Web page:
Stuart Inshore – Nearshore: Sept. 2020

Susan McCarthy caught this 30-incher on fly with Capt. Giles back in the St. Lucie River. Photo credit: Capt. Giles Murphy.

September is a big month on the Treasure Coast for the “mullet run,” as these 4- to 8-inch baitfish start to show up along Stuart, Fla beaches as they migrate south from the Carolinas. One big factor is the WIND being calm enough for boats to cruise the beaches while looking for the large dark nervous water with birds diving. These are the schools of mullet getting pushed ashore by snook, tarpon, jacks, and sharks.

September last year was very windy making it hard to cruise the beaches by boat, and the mullet seemed to stay scattered or move inshore to hide from rough seas with poor visibility. Either way, the mullet can be found along the beaches and in the river. The best feeding occurs early 5 a.m. to 7 a.m. when the fish are hungry, especially snook and tarpon.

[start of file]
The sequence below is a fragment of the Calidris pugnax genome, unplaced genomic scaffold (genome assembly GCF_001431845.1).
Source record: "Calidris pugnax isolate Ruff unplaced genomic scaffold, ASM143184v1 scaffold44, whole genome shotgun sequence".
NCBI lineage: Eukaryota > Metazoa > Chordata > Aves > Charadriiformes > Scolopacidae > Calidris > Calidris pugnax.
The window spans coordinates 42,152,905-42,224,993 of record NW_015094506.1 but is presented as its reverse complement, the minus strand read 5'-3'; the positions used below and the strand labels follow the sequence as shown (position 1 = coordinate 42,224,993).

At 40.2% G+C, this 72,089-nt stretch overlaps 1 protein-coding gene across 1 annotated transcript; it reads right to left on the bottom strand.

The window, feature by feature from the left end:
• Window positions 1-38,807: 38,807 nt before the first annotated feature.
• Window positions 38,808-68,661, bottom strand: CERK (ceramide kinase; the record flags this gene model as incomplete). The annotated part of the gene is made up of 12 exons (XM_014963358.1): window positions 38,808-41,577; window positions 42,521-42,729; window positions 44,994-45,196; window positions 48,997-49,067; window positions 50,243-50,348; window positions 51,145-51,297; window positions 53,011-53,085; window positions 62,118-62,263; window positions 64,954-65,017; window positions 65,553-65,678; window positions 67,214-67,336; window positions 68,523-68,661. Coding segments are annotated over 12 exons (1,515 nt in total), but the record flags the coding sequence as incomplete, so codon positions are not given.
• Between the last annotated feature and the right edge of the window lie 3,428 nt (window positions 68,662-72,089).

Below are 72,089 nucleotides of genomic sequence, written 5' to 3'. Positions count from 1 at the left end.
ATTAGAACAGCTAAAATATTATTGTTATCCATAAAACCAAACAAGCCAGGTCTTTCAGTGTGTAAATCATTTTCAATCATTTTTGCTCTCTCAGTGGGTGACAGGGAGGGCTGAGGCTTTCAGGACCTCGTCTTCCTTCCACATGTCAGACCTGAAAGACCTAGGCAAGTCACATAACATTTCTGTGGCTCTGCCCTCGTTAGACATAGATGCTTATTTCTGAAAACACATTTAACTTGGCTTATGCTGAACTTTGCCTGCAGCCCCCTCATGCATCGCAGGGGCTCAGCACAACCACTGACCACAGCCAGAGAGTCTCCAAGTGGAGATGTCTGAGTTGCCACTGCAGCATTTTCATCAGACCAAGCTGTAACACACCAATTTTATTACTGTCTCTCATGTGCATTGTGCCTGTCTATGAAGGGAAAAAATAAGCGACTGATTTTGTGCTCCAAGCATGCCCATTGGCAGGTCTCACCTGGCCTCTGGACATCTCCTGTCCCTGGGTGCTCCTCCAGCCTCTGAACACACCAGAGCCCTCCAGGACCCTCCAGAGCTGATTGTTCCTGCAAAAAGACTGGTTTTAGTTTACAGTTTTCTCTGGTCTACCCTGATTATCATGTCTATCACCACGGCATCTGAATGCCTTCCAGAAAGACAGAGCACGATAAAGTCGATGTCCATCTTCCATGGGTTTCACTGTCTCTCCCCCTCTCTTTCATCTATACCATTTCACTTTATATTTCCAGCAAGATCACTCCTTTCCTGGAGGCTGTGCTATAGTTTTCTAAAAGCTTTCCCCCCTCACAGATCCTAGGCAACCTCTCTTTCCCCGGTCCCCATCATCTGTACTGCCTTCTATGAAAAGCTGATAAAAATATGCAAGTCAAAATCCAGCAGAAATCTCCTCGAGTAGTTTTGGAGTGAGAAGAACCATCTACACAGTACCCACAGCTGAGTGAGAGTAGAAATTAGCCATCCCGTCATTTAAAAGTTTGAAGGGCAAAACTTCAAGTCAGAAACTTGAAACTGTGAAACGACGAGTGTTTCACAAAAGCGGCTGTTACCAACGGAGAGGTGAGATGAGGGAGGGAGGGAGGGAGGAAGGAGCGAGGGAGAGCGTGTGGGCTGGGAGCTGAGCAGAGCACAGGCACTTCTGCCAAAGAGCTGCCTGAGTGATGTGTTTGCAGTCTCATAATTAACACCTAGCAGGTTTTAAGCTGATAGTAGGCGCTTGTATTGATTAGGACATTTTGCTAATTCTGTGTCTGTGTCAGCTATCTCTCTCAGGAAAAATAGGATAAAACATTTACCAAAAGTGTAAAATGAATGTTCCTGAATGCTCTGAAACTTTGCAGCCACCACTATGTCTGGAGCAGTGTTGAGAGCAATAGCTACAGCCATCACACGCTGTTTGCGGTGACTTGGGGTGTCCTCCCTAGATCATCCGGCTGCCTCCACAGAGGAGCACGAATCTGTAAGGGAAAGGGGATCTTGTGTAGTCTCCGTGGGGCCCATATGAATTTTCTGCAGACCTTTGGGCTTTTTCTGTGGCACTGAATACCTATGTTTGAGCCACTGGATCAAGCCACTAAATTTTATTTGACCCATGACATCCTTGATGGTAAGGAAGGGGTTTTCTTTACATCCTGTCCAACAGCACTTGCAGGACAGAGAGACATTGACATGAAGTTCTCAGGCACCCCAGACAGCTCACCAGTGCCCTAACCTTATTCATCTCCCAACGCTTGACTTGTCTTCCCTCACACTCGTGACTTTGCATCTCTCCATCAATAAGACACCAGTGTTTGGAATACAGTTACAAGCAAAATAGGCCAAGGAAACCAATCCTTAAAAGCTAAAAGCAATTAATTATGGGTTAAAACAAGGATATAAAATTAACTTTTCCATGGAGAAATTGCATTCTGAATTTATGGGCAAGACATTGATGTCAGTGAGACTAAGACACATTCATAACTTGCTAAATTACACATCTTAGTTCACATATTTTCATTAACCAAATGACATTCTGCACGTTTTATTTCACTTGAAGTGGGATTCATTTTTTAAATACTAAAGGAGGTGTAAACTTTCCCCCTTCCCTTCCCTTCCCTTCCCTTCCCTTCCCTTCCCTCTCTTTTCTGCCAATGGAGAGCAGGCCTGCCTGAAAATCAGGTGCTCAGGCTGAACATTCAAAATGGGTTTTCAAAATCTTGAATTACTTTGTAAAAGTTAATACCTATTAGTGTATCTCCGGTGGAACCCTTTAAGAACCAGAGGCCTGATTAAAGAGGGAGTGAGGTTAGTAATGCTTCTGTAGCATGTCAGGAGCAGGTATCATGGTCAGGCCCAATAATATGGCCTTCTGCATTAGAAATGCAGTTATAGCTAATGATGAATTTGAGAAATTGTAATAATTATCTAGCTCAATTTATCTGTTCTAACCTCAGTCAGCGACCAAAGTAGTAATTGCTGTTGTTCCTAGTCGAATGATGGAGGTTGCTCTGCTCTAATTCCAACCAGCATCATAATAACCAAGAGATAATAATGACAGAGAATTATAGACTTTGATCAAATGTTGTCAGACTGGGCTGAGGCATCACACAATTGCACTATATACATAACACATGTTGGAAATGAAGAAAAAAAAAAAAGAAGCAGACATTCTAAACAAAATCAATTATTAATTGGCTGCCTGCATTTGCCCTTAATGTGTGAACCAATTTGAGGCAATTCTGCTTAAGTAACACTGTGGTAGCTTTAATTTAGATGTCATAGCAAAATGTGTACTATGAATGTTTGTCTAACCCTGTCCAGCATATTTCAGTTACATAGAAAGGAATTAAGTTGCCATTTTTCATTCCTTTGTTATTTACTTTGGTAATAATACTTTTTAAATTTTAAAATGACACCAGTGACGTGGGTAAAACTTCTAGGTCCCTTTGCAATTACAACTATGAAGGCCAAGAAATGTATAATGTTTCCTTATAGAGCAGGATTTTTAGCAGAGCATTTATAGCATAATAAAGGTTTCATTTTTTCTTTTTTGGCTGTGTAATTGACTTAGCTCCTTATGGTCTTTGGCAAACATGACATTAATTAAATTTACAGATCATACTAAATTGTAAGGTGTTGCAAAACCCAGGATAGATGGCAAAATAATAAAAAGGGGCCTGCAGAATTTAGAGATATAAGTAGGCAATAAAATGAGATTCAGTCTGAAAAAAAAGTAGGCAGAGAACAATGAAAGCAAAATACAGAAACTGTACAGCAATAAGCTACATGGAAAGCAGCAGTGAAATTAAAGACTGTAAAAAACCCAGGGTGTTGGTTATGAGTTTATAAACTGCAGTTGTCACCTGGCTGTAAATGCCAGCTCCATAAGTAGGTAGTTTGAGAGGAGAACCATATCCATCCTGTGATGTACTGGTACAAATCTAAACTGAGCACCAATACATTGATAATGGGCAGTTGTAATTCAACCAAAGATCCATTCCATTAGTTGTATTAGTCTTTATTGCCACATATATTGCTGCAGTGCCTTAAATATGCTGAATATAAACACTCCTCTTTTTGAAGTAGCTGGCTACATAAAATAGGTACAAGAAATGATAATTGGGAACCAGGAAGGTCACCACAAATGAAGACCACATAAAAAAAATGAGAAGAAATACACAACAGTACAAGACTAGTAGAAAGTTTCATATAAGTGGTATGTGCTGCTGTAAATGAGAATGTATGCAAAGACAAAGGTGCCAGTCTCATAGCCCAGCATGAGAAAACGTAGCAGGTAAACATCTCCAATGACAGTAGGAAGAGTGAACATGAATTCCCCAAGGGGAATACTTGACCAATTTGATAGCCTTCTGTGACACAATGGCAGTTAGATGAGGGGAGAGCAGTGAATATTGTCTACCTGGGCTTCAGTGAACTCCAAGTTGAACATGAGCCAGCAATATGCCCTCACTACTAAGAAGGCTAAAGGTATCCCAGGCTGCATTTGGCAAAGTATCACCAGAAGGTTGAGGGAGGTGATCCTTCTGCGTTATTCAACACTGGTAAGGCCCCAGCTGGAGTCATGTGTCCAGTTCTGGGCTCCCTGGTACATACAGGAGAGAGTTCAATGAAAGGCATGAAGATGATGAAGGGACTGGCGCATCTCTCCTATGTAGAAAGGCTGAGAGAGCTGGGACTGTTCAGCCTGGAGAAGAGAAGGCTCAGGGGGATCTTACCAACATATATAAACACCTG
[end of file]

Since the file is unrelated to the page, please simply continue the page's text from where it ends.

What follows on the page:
When fishing the mullet schools, one good method is putting mullet on a ¼- or 3/8-ounce  jig head to get it under the mullet and make it stand out. For monster snook, we also use mullet heads around sunset in some areas 3 to 5 feet deep near the flats and islands. Simply cut a fresh mullet head off just behind the gills and hook it with a circle hook through the back severed meat and come through the top of its head with thick cartilage.

There has been lots of keeper snapper caught at Peck Lake Reef day and night on live bait, squid, and sardines. Full moons are September 1 and October 1, so that is easy to remember.

Hopefully, the water temps cool down soon because fishing the flats has been slow with the water reaching 90 degrees. Either way, make sure you have a good cast net ready for the mullet run and stop by Stuart Angler Bait Shop for more info and all your fishing needs!

FORECAST BY: Capt. Giles Murphy
Stuart Angler Bait & Tackle
(772)  288–1219
Fishing Charters: (772) 475–4857

Capt. Giles caught a redfish casting a ZMan rubber crawfish lure while visiting St. Augustine. Photo credit: Morgan Murphy